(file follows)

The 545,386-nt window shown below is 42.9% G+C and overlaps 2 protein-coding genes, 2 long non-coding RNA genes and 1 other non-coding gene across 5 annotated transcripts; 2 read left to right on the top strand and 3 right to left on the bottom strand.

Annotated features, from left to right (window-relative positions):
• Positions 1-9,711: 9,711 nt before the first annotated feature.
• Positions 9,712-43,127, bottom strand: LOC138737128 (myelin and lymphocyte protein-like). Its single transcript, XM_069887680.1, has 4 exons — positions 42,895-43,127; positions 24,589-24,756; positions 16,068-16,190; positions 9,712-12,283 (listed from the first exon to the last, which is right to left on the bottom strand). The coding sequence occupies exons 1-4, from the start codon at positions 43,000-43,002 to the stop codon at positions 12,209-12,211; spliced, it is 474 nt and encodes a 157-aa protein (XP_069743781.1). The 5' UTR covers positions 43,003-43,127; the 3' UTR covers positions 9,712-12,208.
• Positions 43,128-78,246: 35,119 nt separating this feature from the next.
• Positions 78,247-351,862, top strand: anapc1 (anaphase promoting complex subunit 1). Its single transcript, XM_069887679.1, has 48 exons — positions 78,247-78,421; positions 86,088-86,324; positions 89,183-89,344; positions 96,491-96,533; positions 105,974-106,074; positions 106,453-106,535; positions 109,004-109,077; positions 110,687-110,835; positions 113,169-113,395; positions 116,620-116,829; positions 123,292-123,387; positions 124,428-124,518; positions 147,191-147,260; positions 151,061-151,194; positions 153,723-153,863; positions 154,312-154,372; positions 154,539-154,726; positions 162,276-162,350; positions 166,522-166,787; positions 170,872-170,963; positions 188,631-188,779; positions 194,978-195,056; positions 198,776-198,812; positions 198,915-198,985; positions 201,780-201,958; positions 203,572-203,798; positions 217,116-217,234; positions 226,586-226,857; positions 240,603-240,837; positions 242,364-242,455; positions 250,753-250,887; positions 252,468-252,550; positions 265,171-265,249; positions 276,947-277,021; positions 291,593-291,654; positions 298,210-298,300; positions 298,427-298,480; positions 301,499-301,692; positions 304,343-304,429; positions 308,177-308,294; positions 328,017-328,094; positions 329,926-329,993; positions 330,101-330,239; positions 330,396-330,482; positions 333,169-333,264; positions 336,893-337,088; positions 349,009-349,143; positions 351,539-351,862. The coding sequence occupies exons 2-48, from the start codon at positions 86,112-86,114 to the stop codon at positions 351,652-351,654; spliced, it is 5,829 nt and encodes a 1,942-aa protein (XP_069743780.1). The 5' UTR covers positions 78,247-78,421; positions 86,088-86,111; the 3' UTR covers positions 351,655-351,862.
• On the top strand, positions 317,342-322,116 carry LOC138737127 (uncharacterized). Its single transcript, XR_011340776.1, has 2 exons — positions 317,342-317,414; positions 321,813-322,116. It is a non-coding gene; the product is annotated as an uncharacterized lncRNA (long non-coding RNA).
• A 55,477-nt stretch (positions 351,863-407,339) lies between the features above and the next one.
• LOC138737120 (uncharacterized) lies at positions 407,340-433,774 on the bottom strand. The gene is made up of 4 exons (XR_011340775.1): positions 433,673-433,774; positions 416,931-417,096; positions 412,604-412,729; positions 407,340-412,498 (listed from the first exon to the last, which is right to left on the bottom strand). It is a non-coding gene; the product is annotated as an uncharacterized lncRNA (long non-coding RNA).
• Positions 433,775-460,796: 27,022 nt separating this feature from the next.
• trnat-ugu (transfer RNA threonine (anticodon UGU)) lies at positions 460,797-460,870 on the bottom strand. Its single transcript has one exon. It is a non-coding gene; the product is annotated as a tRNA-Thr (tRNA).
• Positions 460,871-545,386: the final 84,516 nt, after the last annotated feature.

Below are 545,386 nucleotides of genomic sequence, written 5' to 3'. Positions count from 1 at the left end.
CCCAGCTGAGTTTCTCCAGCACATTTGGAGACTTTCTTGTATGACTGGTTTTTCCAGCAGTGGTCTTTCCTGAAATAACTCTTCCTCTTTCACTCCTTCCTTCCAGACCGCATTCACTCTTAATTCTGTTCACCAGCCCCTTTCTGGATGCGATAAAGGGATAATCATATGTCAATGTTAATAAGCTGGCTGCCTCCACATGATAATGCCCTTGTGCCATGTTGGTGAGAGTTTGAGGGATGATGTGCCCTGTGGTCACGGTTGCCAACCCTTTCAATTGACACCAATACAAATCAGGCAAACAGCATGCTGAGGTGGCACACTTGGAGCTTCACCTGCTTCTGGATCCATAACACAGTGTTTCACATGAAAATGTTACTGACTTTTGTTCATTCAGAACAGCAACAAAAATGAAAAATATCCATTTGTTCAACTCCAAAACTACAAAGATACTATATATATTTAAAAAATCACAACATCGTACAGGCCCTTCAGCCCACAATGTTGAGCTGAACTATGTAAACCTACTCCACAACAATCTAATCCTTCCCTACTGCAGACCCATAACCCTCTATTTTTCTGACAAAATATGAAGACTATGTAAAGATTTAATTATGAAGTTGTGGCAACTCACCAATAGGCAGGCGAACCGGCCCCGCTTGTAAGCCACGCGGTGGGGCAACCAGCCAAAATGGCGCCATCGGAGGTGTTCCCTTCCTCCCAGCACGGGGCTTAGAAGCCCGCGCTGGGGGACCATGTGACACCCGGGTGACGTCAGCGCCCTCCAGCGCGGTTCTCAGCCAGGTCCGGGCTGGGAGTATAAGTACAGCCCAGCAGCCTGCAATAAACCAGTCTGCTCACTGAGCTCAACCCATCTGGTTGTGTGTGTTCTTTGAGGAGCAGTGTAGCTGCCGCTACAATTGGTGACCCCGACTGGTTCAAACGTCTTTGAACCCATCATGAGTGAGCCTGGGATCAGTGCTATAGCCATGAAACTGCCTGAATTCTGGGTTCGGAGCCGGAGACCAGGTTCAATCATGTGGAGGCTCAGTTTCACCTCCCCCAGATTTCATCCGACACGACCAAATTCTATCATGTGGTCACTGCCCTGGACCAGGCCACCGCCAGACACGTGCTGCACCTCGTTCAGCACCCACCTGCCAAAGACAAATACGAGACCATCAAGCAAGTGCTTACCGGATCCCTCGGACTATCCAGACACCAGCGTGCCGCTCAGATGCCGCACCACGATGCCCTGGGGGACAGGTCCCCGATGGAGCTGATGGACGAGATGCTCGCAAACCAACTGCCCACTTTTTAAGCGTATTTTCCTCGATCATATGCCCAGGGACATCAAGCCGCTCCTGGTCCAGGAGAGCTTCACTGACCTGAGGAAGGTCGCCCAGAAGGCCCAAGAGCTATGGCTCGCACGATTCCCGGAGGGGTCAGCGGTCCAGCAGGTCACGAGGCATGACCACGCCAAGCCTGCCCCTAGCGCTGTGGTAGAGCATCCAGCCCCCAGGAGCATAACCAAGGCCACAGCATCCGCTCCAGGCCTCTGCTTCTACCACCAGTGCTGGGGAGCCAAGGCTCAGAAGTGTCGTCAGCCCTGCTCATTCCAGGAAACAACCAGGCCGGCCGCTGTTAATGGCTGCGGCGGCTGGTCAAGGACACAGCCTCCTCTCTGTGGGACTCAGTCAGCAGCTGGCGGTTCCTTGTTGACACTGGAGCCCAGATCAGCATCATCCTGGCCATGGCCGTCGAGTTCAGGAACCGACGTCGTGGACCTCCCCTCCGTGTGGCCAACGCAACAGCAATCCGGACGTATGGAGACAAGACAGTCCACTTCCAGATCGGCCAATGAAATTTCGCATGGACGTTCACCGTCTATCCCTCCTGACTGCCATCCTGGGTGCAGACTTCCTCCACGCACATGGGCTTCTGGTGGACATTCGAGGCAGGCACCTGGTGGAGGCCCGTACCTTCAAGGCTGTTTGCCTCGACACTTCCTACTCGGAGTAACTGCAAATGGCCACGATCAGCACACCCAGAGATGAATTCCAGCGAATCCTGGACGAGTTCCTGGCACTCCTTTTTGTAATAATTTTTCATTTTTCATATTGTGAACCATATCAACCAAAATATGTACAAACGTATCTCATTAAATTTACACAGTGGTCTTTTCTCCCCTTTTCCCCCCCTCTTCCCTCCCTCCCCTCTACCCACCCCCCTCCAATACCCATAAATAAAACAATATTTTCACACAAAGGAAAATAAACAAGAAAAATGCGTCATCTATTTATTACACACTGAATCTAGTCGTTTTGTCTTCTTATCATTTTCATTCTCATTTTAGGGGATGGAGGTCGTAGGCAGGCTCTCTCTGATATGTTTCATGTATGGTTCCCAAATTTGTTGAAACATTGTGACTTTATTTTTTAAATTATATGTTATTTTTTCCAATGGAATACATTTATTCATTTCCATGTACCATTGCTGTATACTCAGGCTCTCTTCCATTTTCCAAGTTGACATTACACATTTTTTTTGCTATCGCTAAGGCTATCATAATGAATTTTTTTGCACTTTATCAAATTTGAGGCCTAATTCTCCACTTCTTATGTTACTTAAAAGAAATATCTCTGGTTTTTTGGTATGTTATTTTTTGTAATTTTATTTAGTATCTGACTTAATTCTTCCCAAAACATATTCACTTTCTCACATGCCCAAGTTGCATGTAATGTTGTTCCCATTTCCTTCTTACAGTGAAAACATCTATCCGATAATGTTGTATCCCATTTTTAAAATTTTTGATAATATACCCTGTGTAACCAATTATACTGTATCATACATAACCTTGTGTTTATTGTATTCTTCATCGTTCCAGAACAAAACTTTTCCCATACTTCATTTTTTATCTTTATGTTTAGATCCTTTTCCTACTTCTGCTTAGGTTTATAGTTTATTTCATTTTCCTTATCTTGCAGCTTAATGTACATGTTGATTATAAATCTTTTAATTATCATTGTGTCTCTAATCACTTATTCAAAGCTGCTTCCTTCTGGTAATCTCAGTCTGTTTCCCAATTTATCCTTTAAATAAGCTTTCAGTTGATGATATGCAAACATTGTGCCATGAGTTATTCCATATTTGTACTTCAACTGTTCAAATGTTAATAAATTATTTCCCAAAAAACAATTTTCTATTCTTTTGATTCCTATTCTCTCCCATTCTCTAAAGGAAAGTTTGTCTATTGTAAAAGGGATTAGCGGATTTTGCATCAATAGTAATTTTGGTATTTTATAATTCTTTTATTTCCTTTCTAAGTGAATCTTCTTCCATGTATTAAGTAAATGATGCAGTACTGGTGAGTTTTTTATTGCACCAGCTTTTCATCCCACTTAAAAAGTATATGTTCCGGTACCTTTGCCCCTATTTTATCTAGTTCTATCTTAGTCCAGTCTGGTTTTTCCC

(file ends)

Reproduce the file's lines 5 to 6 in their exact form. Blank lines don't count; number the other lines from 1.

• Positions 43,128-78,246: 35,119 nt separating this feature from the next.
• Positions 78,247-351,862, top strand: anapc1 (anaphase promoting complex subunit 1). Its single transcript, XM_069887679.1, has 48 exons — positions 78,247-78,421; positions 86,088-86,324; positions 89,183-89,344; positions 96,491-96,533; positions 105,974-106,074; positions 106,453-106,535; positions 109,004-109,077; positions 110,687-110,835; positions 113,169-113,395; positions 116,620-116,829; positions 123,292-123,387; positions 124,428-124,518; positions 147,191-147,260; positions 151,061-151,194; positions 153,723-153,863; positions 154,312-154,372; positions 154,539-154,726; positions 162,276-162,350; positions 166,522-166,787; positions 170,872-170,963; positions 188,631-188,779; positions 194,978-195,056; positions 198,776-198,812; positions 198,915-198,985; positions 201,780-201,958; positions 203,572-203,798; positions 217,116-217,234; positions 226,586-226,857; positions 240,603-240,837; positions 242,364-242,455; positions 250,753-250,887; positions 252,468-252,550; positions 265,171-265,249; positions 276,947-277,021; positions 291,593-291,654; positions 298,210-298,300; positions 298,427-298,480; positions 301,499-301,692; positions 304,343-304,429; positions 308,177-308,294; positions 328,017-328,094; positions 329,926-329,993; positions 330,101-330,239; positions 330,396-330,482; positions 333,169-333,264; positions 336,893-337,088; positions 349,009-349,143; positions 351,539-351,862. The coding sequence occupies exons 2-48, from the start codon at positions 86,112-86,114 to the stop codon at positions 351,652-351,654; spliced, it is 5,829 nt and encodes a 1,942-aa protein (XP_069743780.1). The 5' UTR covers positions 78,247-78,421; positions 86,088-86,111; the 3' UTR covers positions 351,655-351,862.